The definition of disability for this purpose is 'a physical or mental impairment which has a substantial and long-term adverse effect on his ability to carry out normal day-to-day activities'. This draws on the definition of disabled person in EA 2010, however the EA 2010 meaning is more wide reaching than the tax meaning, therefore it is important that you are aware that there could be some circumstances where a disabled employee does not qualify for tax exemption even though that employee may be within the meaning of 'disabled person' for other purposes. See HMRC’s Employment Income Manual on GOV.UK for more information.
This exemption does not cover the provision of a car, which is subject to other rules – read about this below.
In general, a taxable benefit charge on the provision of a company car and/or fuel can only be avoided by an employee where the car and/or fuel are only available for business use. However, these rules have been adapted to remove or reduce the charge for disabled employees.
For example, there are circumstances in which a disabled employee is not taxed if the employer provides a car or fuel or pays or reimburses any related expense. This is where:
- the car is specially adapted for the employee’s use, or fitted with automatic transmission because the employee cannot use a manual gearbox, and
- the employee uses the car only for business travel or for ordinary commuting between home and work (and travel to training).
You can find confirmation of this rule in HMRC's Employment Income Manual on GOV.UK. The definition of disability for this purpose is that of 'a physical or mental impairment which has a substantial and long-term adverse effect on his ability to carry out normal day-to-day activities'. See HMRC's Employment Income Manual on GOV.UK for further important information about this definition.
This exemption is highly restrictive as it prohibits any private use of the car. Private use might include a call to the doctors on the way home from work, or regular small detours to a newsagent on the way to work. If the employee's use of the car strays into these realms, then the car and fuel benefit should be reported to HMRC by the employer (on form P11D) and you may have to pay tax on the value. It is therefore easy to trigger inadvertent financial consequences here, so it is important to be aware of the rules.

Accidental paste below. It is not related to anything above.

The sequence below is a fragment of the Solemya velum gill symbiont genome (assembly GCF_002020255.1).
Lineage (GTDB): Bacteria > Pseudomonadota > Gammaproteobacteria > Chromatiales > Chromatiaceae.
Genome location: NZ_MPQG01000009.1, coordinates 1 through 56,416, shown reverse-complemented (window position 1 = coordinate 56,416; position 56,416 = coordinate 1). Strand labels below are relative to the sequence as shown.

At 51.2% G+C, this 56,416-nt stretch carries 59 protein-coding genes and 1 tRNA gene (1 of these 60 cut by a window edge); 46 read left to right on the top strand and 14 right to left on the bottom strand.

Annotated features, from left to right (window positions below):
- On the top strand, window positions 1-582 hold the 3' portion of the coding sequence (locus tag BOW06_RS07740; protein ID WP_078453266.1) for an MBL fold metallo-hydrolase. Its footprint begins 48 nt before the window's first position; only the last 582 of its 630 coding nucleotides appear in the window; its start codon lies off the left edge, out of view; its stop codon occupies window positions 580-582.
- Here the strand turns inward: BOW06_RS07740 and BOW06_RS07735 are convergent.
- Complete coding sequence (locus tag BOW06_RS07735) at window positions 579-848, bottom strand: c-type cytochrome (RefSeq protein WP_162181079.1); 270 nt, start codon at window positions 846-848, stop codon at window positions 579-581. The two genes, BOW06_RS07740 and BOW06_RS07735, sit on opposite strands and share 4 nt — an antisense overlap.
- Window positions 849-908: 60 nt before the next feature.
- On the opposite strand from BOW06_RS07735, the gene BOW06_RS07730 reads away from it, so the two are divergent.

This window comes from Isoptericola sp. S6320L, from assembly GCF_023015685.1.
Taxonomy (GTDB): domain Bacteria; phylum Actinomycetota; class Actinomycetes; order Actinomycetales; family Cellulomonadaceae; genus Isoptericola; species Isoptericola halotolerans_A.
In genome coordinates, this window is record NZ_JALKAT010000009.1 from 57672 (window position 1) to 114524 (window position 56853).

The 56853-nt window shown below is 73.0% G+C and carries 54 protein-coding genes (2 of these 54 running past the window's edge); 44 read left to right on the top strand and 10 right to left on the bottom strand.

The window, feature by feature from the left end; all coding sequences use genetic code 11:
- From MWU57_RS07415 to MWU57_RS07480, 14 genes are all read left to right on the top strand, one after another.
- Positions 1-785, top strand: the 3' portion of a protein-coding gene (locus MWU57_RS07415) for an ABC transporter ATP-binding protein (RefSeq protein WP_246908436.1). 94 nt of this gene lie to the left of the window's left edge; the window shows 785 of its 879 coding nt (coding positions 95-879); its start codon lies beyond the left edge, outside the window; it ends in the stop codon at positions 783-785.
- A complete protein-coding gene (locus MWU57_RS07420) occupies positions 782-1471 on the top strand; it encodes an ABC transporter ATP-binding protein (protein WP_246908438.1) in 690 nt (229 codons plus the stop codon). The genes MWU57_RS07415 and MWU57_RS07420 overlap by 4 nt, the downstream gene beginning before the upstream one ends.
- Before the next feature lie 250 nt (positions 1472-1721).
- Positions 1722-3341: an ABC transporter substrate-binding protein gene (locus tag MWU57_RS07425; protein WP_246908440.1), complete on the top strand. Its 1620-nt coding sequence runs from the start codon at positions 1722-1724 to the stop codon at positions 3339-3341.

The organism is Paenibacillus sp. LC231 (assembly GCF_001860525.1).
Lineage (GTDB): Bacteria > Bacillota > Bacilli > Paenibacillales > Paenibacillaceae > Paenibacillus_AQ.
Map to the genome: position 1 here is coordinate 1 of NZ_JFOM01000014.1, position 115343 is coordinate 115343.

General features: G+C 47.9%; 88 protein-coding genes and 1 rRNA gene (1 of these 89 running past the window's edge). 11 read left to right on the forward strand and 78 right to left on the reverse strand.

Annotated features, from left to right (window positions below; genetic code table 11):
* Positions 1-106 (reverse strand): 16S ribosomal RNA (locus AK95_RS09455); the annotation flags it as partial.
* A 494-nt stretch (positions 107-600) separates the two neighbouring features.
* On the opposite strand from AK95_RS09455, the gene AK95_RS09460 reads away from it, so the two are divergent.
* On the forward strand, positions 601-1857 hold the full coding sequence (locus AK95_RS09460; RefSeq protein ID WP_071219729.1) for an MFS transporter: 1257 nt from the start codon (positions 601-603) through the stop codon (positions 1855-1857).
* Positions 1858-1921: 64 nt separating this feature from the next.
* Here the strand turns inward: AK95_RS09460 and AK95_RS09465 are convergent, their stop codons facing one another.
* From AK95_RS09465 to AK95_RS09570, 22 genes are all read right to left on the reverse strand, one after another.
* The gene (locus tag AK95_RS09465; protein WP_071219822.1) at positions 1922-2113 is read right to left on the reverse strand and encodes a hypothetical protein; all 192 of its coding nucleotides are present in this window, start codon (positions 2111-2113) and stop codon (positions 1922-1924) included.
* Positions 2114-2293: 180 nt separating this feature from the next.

Whilst the car benefit charge cannot be avoided if there is to be any private use of the vehicle, the fuel charge can be removed by the disabled employee paying for all private use fuel.
In cases where there is a car benefit charge to calculate, there are a number of differences that may apply to reduce the value of the car benefit charge for disabled employees, which we will go on to discuss below.
Specific rules for calculating company car benefit for disabled employees
In order to calculate any car benefit charge for an employee you need to know:
- the list price of the car at the date of registration;
- the cost of any accessories fitted to the car initially or added later; and
- the carbon dioxide (CO2) emissions of the vehicle.
Adjustments can sometimes be made to reduce these figures where a disabled employee uses the car. As these figures form the basis of the calculation of the tax charge, any reduction in them will reduce as the amount of the taxable benefit too. The possible adjustments are as follows.
When calculating the benefit for an automatic car, the list price of the equivalent manual car should be used in the calculation if it is lower, provided the disabled person must use an automatic version because of their disability. To qualify the disabled person has to hold a disabled person’s parking badge (often known as a blue badge. People with hidden disabilities such as anxiety and dementia may be able to apply for blue badge car parking permits from 30 August 2019. For more information, see our news item: Did you know that certain tax reliefs come with having a blue badge?).
In a similar fashion, the CO2 emissions figures for an equivalent manual car should also be used.
Any special equipment designed solely to enable a disabled person to use a company car is exempt from tax if provided by an employer. So, the value of accessories that are added to convert a car for a chronically sick or disabled person can be ignored, such as fittings to enable a wheelchair user to drive the car or hand controls for people unable to operate ordinary pedal controls.
Additionally, the value of certain other accessories can be ignored where they:
a) are included in a car provided to an employee who holds a disabled person's parking badge when the car is first made available, and